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 Students create revolutionary device that could transform the lives of the blind community


February 7, 2017
Mashable
By Matt Petronzio

With just a few hours left to build a groundbreaking gadget, things weren't going as smoothly as planned.

Six young women, all undergrad engineering students at MIT, had established a lofty goal: to create the first-ever affordable device that immediately translates printed text into Braille. The idea could prove revolutionary for the blind community, transforming how they read while also creating sorely needed opportunities for children with low or no vision.
 
But throughout the hectic, 15-hour MakeMIT hackathon last February, the women — competing as Team 100% Enthusiasm — were running into snags. The lines for hackathon participants to use the 3D printers were taking forever. The team laser-cut the wrong material for the casing. And the optical recognition software they wanted to use — crucial for the device to actually work — wasn't turning up accurate translations of text.
 
"It turned out to be a lot harder than we thought," says Charlene Xia, one of the team members.
 
With only 15 minutes left on the clock, they finally had a working prototype — albeit a crude one. The device was big and hastily taped together in places, with wires poking out and only a few pins for Braille characters.
"It was janky," Xia says, laughing. "But it worked."
 
It did indeed work, enough so to take first place in the hackathon. The device, dubbed Tactile, had been born.

A year later, Team 100% Enthusiasm has been renamed Team Tactile. The women are already making waves with their invention, both in terms of accessibility and advancing the visibility of women in tech.
 
But with a ways to go before Tactile hits the market, and big plans for the future, they're really just getting started.
 
 

A collective goal to (affordably) change the world

Right before the hackathon, the young women were sitting in Xia's bedroom, deciding what to build. Their ideas ranged from a dancing robot so people wouldn't be lonely at clubs to an alarm clock that would wake you up by splashing water in your face.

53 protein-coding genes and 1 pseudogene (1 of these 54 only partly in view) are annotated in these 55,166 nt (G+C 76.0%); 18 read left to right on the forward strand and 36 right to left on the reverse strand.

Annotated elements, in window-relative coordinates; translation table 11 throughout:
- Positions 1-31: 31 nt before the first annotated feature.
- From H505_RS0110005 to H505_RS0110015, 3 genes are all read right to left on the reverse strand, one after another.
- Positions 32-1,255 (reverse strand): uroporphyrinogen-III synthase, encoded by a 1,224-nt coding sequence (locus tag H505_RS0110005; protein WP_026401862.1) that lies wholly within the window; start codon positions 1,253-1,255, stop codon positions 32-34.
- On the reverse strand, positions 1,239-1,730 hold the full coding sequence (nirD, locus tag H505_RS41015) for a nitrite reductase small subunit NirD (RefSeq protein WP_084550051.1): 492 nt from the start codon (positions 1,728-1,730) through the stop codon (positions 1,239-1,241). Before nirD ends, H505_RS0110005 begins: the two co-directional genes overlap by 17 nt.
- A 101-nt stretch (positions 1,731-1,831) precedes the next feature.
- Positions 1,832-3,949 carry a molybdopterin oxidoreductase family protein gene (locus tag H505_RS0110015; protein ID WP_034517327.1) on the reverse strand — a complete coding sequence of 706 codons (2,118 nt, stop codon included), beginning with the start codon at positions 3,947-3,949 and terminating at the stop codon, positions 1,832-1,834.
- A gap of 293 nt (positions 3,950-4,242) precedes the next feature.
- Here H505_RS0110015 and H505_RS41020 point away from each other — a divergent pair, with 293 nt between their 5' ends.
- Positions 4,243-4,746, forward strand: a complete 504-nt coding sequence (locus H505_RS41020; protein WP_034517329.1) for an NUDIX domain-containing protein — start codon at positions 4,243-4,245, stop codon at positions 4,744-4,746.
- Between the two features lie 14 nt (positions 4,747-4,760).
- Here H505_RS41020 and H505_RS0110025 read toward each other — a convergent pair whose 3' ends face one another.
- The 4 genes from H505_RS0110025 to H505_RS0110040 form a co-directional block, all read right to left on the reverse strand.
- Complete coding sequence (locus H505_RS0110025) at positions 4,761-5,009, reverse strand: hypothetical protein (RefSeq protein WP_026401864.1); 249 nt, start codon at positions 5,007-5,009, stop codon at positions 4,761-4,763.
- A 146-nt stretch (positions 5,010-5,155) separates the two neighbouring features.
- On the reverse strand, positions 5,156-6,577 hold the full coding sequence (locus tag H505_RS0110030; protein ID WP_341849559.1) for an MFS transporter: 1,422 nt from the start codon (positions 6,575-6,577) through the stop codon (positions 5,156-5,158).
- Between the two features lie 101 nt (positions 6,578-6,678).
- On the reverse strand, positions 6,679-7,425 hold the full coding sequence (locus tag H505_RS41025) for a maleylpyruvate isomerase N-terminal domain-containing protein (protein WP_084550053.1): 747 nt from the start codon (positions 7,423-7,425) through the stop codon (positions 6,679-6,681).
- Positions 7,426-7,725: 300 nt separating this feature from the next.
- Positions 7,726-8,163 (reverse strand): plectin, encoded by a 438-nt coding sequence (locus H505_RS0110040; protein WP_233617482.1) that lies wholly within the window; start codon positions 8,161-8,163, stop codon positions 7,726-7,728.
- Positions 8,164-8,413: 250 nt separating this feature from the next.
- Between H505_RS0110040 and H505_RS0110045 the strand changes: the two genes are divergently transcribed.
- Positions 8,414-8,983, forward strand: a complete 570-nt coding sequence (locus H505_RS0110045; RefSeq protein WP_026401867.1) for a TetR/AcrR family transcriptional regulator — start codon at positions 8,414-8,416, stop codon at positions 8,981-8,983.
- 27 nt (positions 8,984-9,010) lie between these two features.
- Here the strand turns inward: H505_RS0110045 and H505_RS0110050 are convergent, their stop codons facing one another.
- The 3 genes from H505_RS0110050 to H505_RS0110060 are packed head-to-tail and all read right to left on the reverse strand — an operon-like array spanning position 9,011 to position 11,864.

They quickly realized, however, that they really wanted to create something that could change the world for the better.
 
One teammate brought up a concept design she'd seen of a Braille watch. They toyed with the idea of building a text-to-Braille converter, but figured something like that had to already exist. So they did what any of us would do — they Googled it.
 
 
 
"There were a few things, like refreshable Braille technology, that cost like $3,000. And we were like, 'Holy crap. Why is this so expensive?'" Xia says.

According to the American Foundation for the Blind, refreshable Braille displays, which typically help blind users read information from a computer screen, cost between $3,500 and $15,000 depending on the number of characters they have. Portable devices on the market, like the Android-based B2G, still cost around $2,500. The technology is expensive, and just two companies essentially have a duopoly on the tech. The devices are typically sold by the Braille dot (one character has six dots), and they can go for $30 or more per dot.
 
 
 
But Tactile, proposed to be the size of a candy bar with 36 characters (216 dots), could cost as little as $100.
 
 
Here's how it works: You slide the device over printed text, like a book, menu, or even a packaging label. The camera captures images of the words and sends them to a microcontroller, which then performs text recognition. That information, via an electromagnetic activation mechanism, moves the pins up and down at the top of the device, translating the text into Braille. Like with other displays, the Braille characters physically refresh as they scroll through sections of text.

"We're using cheaper material and an easier manufacturing method," says Xia, and this drives down prices.
 
$100 is just an estimate. But even if they land at $200, Team Tactile still thinks it will be a success.

 

The tech effect on Braille

Approximately 1.3 million Americans are legally blind, though millions more live with a visual disability. At the end of 2015, an estimated 61,739 students were reported as legally blind. Globally, 39 million people are blind and 246 million have low vision.

 
But if you think about how much the iPhone has evolved over just the past decade, the stagnant Braille display market looks archaic in comparison.